I suppose I would be simply trying to find the best available comps from a location perspective. What did the homes next door previously sell for? Was there a negative reaction in the market at the time of the sales? Or has the subject property sold on the open market before? Was there a negative reaction at the time? We always have to consider the context of previous sales of course (inventory levels, what the market was doing, the nature of the transaction, etc…), but it’s hard to argue against data like that. Yes, someone may come in and ignore the location, but what would most buyers do? Or what have most buyers done recently and historically in the very immediate neighborhood and with very competitive locations? Most buyers represent the market, and the proof is whether homes with a very similar location are selling for less or not. We all know this becomes difficult to measure, but what story does years worth of data tell? What story do we hear from agents working the neighborhood with current listings and recent sales also? It sounds like your buyers did not represent the market in this case, but rather an individual perspective that was willing to overlook the busy location. But the proof is going to be in the comps and other data collected. Obviously I cannot draw a conclusion in this post.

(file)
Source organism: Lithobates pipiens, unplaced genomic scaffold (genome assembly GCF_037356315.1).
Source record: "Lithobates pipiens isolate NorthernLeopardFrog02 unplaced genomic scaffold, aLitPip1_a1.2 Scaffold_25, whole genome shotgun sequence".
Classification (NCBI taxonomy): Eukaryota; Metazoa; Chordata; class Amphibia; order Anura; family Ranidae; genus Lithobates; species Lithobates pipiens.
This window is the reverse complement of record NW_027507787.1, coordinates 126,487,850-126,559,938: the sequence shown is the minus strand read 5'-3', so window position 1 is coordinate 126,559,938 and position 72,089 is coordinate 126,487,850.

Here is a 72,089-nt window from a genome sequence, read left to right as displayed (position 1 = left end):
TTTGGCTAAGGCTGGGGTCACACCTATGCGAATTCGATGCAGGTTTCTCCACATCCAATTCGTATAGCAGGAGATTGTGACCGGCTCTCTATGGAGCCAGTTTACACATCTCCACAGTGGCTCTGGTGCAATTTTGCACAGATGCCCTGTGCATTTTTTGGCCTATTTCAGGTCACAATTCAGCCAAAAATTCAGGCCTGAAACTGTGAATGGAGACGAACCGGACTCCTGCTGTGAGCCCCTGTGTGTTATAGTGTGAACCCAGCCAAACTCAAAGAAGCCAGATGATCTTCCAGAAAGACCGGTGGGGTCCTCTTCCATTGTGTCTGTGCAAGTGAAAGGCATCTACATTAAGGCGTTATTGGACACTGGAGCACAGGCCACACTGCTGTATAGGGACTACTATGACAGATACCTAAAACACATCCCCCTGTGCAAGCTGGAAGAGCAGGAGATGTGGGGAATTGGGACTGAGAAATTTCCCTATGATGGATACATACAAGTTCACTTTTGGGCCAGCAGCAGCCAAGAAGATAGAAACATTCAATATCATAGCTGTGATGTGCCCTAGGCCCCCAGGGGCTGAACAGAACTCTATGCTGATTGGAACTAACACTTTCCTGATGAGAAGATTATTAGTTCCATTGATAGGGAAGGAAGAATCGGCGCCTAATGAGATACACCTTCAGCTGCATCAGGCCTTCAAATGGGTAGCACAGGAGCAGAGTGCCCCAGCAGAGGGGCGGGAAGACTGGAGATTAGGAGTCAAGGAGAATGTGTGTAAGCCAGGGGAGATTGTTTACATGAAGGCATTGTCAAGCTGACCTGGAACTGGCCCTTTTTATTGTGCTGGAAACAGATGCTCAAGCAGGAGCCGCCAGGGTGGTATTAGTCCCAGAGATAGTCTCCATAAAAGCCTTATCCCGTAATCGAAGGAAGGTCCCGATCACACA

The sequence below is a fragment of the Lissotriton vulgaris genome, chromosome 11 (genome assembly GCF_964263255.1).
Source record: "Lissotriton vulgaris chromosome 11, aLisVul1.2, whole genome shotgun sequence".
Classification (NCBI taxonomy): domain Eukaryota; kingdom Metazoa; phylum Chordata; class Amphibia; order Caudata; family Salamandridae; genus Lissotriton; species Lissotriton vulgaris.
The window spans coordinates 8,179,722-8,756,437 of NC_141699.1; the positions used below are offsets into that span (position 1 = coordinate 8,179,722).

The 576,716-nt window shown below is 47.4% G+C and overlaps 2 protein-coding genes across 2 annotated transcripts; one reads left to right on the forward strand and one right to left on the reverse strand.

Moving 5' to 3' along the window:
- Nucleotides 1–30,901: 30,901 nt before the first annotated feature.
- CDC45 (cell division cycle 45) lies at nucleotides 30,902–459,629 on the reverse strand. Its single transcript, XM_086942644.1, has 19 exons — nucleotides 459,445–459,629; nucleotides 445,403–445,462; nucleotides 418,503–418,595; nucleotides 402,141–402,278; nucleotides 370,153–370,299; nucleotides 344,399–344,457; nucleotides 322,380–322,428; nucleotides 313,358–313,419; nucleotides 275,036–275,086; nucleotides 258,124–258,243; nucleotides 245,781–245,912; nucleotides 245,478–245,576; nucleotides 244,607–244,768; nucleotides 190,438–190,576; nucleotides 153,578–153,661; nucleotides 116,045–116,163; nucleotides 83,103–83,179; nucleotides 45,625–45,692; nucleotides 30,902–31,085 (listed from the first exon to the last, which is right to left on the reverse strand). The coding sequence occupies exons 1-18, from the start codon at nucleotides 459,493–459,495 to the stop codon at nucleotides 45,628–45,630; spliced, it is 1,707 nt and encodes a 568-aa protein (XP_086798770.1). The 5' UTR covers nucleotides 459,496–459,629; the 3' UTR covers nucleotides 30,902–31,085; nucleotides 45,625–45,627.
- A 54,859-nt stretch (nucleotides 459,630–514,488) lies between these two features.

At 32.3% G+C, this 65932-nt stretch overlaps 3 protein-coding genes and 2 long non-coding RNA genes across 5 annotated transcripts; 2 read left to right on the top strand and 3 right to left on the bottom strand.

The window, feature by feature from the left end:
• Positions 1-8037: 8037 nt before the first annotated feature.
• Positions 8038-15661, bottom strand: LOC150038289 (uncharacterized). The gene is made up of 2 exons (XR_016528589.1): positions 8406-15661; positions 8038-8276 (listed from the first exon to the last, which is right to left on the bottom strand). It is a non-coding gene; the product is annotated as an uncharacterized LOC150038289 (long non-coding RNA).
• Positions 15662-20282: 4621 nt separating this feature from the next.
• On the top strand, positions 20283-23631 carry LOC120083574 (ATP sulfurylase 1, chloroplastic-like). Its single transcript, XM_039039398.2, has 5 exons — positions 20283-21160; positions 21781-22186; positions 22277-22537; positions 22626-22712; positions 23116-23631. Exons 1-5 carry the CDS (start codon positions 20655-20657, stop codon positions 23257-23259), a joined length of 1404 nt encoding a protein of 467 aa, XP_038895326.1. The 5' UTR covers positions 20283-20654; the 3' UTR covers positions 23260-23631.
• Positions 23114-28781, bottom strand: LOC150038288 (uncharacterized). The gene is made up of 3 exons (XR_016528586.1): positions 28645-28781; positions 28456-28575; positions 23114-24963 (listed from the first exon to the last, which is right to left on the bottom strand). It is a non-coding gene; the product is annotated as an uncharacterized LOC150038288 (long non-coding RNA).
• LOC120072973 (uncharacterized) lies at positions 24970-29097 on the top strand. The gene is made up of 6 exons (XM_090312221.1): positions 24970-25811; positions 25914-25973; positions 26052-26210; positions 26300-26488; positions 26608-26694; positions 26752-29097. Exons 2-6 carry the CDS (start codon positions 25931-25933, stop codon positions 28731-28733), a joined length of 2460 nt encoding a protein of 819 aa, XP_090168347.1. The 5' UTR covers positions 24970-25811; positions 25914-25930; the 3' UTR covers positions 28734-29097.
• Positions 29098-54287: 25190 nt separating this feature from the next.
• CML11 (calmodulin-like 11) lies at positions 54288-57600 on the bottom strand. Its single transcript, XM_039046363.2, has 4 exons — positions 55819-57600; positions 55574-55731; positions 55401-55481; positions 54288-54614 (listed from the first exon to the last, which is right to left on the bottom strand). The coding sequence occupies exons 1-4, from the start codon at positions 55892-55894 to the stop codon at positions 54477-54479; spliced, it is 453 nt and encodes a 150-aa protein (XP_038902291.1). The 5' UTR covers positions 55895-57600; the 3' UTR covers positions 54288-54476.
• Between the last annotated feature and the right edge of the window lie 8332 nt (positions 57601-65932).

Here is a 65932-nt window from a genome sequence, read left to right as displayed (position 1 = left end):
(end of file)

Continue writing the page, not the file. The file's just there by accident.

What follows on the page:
Your example of the view is important too. This is where it becomes easy to be subjective and start bringing in our own ideas about value. I remember hearing from appraiser Patrick Egger (I think) an example of a condo complex with units having either a lake view or a view of the city. The temptation in a complex like this might be to give a higher value to the lake view, but the city views were selling for more because of the more brilliant view at night. Owners simply weren’t there during the day to enjoy the lake view, so its value was more minimal, but they were there at night. So we appraisers would have to start looking at what buyers have actually been willing to pay, and let that shape any adjustment we might consider giving if relevant. The proof is in the market (though it’s certainly not easy to see at times).